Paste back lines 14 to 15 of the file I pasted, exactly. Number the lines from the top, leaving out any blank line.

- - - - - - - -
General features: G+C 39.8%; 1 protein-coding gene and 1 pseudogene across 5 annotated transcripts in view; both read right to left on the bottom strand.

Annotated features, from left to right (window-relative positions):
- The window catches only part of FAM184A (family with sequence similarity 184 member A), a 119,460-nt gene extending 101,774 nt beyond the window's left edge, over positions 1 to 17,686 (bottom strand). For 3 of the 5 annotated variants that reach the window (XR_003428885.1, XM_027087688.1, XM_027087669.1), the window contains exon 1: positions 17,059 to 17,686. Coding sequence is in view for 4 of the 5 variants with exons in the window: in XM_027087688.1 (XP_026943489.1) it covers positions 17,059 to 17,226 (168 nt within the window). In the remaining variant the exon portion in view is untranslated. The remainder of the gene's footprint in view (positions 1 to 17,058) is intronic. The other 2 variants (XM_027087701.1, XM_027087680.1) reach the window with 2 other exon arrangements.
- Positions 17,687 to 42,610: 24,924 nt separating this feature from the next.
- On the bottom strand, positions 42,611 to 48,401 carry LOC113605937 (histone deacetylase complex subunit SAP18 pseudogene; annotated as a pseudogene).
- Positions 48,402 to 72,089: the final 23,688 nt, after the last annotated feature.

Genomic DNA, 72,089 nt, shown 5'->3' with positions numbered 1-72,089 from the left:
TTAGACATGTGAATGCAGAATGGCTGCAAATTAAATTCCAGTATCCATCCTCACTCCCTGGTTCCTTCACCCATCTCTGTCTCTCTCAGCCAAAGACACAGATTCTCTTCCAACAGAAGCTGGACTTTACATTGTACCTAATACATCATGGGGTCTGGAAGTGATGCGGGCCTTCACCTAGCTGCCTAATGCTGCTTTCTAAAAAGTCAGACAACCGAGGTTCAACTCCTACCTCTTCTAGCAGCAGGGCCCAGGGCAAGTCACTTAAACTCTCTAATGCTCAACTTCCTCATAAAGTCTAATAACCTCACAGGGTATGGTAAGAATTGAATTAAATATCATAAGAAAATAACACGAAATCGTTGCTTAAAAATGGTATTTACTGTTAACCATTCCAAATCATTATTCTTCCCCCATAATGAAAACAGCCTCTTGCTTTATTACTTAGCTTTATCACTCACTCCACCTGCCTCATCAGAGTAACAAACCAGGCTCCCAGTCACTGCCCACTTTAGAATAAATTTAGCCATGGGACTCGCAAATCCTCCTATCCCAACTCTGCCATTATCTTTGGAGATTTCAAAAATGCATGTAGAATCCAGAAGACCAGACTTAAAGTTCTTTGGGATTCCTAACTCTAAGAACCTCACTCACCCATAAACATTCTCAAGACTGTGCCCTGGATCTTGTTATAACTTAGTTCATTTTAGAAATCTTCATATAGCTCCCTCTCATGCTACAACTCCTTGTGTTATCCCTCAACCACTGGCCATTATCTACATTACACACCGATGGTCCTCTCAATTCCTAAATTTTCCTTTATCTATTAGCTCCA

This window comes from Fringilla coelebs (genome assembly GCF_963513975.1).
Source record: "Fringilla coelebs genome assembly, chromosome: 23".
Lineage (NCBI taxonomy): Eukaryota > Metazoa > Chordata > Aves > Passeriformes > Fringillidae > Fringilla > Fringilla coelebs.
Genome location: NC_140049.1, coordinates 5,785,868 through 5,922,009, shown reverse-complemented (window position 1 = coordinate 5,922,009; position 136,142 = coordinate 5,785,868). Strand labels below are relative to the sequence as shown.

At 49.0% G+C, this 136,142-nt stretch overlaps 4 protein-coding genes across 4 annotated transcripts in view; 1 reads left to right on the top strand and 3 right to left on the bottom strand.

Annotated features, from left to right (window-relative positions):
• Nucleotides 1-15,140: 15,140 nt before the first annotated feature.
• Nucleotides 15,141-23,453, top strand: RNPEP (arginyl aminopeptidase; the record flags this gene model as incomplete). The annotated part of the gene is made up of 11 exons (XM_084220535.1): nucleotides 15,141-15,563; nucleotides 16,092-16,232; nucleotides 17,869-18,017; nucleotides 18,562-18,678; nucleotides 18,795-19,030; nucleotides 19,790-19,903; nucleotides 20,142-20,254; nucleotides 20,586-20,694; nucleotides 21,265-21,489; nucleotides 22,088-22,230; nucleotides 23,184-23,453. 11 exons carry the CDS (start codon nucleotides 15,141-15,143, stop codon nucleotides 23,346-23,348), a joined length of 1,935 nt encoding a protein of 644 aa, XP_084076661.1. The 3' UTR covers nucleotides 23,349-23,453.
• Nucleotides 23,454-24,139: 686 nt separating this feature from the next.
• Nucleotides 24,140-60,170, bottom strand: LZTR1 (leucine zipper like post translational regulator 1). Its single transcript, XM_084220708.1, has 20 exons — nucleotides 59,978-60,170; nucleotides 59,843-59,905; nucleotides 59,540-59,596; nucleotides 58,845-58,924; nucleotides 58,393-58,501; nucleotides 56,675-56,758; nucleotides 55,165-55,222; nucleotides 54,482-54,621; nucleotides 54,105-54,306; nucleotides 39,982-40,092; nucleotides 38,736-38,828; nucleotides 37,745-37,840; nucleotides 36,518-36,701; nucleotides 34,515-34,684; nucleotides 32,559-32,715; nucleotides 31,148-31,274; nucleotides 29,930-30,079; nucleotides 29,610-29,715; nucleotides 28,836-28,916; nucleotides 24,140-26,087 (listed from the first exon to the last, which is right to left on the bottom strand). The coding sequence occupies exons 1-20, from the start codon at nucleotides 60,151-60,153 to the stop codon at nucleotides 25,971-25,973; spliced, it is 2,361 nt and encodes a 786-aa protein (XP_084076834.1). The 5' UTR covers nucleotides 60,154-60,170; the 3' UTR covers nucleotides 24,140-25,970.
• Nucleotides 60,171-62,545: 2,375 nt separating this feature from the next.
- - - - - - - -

Annotated features, from left to right (window-relative positions):
• Nucleotides 1-15,140: 15,140 nt before the first annotated feature.